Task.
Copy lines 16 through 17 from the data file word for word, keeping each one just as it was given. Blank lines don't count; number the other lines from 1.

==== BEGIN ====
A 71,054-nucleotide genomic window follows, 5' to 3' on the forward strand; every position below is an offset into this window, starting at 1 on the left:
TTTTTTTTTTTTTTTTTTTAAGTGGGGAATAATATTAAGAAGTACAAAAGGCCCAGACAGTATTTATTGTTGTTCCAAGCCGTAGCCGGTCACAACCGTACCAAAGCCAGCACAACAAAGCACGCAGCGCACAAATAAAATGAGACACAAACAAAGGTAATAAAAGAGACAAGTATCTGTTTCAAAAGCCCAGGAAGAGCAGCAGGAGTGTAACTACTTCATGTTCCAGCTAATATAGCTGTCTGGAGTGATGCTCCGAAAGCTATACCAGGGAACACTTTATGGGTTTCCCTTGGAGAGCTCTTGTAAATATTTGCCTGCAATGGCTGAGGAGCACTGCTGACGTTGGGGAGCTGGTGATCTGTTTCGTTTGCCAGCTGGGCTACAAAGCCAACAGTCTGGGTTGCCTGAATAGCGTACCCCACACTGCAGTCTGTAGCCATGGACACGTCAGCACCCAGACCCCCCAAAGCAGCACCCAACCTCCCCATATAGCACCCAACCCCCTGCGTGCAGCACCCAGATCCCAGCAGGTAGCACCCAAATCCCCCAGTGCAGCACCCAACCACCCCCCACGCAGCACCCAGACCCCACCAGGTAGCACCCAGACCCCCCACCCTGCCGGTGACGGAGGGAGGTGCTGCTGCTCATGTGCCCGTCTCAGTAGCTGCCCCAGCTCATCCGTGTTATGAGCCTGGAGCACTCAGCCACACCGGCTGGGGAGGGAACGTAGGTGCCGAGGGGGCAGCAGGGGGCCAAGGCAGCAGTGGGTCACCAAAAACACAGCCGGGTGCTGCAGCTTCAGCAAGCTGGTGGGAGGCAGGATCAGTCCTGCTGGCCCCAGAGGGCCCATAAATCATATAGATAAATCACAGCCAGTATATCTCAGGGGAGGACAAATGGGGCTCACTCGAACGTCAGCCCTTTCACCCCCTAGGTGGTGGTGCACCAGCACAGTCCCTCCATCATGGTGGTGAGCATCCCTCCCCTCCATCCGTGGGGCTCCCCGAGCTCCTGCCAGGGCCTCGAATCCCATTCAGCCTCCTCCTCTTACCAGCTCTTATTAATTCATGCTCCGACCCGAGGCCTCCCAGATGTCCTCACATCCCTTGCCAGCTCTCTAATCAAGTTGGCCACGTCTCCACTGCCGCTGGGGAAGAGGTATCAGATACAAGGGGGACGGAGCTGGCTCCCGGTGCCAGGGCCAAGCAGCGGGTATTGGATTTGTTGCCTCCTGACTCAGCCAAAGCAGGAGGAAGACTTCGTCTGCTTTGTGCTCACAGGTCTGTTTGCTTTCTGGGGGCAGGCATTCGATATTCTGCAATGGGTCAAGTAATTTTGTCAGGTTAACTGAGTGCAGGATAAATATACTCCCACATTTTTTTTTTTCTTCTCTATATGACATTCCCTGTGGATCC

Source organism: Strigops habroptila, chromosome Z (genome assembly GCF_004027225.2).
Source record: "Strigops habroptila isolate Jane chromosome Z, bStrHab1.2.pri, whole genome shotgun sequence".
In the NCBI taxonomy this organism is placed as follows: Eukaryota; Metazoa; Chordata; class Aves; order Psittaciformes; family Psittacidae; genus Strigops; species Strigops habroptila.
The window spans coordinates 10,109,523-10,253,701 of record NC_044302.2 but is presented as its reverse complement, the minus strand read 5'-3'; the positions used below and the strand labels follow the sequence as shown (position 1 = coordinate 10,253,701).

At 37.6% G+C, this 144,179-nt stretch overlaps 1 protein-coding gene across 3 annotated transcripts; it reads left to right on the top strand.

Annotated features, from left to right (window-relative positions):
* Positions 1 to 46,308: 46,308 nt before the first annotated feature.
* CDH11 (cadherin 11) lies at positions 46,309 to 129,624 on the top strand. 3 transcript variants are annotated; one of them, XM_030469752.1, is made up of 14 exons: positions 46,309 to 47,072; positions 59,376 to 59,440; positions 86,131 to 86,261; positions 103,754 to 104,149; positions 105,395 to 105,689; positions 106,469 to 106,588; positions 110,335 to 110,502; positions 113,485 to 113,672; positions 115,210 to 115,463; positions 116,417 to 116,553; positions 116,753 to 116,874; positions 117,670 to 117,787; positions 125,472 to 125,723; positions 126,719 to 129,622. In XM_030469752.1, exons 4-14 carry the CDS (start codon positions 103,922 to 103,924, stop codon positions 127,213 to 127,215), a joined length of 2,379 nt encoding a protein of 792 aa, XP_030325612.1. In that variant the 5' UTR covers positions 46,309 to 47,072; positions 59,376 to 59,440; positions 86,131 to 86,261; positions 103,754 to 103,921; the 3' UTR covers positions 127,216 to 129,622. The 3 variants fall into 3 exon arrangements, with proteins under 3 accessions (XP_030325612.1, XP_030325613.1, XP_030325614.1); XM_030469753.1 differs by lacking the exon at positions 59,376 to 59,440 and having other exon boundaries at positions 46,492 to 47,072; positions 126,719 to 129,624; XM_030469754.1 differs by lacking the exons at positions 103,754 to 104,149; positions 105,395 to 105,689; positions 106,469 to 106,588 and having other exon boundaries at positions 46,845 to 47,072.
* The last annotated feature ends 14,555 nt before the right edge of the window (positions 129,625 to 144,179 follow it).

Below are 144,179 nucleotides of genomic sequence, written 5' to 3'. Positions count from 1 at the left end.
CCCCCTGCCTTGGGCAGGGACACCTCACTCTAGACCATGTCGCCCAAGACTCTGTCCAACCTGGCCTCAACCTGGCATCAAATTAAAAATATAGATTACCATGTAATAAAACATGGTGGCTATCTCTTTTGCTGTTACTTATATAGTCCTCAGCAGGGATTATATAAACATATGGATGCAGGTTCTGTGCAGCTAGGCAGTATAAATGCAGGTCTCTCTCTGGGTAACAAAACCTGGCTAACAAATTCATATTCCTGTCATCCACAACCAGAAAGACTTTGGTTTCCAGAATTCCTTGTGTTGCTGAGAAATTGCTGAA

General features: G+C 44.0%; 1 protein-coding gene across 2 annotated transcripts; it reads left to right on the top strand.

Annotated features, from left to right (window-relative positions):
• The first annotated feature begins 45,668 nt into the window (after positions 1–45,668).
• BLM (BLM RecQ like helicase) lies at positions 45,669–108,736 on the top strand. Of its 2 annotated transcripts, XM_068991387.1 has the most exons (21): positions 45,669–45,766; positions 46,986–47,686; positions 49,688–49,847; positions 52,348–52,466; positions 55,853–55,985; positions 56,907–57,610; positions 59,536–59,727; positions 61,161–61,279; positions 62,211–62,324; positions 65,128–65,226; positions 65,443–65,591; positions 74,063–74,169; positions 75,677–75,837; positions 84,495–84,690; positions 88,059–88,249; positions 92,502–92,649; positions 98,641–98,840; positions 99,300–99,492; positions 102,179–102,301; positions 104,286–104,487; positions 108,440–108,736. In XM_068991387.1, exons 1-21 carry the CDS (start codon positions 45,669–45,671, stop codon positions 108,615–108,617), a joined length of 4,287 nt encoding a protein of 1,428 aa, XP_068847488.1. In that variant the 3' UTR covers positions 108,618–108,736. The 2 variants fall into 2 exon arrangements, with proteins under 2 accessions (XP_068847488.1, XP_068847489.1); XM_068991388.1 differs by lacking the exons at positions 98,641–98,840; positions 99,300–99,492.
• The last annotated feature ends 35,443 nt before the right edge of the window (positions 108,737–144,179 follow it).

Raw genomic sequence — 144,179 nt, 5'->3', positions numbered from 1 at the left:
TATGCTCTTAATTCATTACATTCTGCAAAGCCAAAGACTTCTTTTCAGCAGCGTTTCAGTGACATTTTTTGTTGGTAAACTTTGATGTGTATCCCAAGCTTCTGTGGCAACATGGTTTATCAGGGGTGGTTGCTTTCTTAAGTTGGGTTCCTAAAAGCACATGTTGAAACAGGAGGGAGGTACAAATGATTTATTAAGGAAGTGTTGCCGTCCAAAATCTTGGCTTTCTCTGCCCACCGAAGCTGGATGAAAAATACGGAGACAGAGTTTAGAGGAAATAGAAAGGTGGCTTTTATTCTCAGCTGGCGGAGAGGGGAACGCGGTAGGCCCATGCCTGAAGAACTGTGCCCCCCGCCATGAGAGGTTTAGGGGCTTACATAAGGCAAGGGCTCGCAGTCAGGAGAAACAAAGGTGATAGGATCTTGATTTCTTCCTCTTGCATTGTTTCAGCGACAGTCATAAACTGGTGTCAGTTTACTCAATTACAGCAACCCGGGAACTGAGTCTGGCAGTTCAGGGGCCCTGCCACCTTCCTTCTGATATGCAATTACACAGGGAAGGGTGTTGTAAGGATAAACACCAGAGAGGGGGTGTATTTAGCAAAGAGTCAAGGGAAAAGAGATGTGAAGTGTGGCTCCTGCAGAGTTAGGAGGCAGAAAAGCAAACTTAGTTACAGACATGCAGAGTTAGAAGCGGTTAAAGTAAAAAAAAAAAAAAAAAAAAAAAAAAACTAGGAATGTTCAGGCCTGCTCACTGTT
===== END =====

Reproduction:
• The first annotated feature begins 45,668 nt into the window (after positions 1–45,668).
• BLM (BLM RecQ like helicase) lies at positions 45,669–108,736 on the top strand. Of its 2 annotated transcripts, XM_068991387.1 has the most exons (21): positions 45,669–45,766; positions 46,986–47,686; positions 49,688–49,847; positions 52,348–52,466; positions 55,853–55,985; positions 56,907–57,610; positions 59,536–59,727; positions 61,161–61,279; positions 62,211–62,324; positions 65,128–65,226; positions 65,443–65,591; positions 74,063–74,169; positions 75,677–75,837; positions 84,495–84,690; positions 88,059–88,249; positions 92,502–92,649; positions 98,641–98,840; positions 99,300–99,492; positions 102,179–102,301; positions 104,286–104,487; positions 108,440–108,736. In XM_068991387.1, exons 1-21 carry the CDS (start codon positions 45,669–45,671, stop codon positions 108,615–108,617), a joined length of 4,287 nt encoding a protein of 1,428 aa, XP_068847488.1. In that variant the 3' UTR covers positions 108,618–108,736. The 2 variants fall into 2 exon arrangements, with proteins under 2 accessions (XP_068847488.1, XP_068847489.1); XM_068991388.1 differs by lacking the exons at positions 98,641–98,840; positions 99,300–99,492.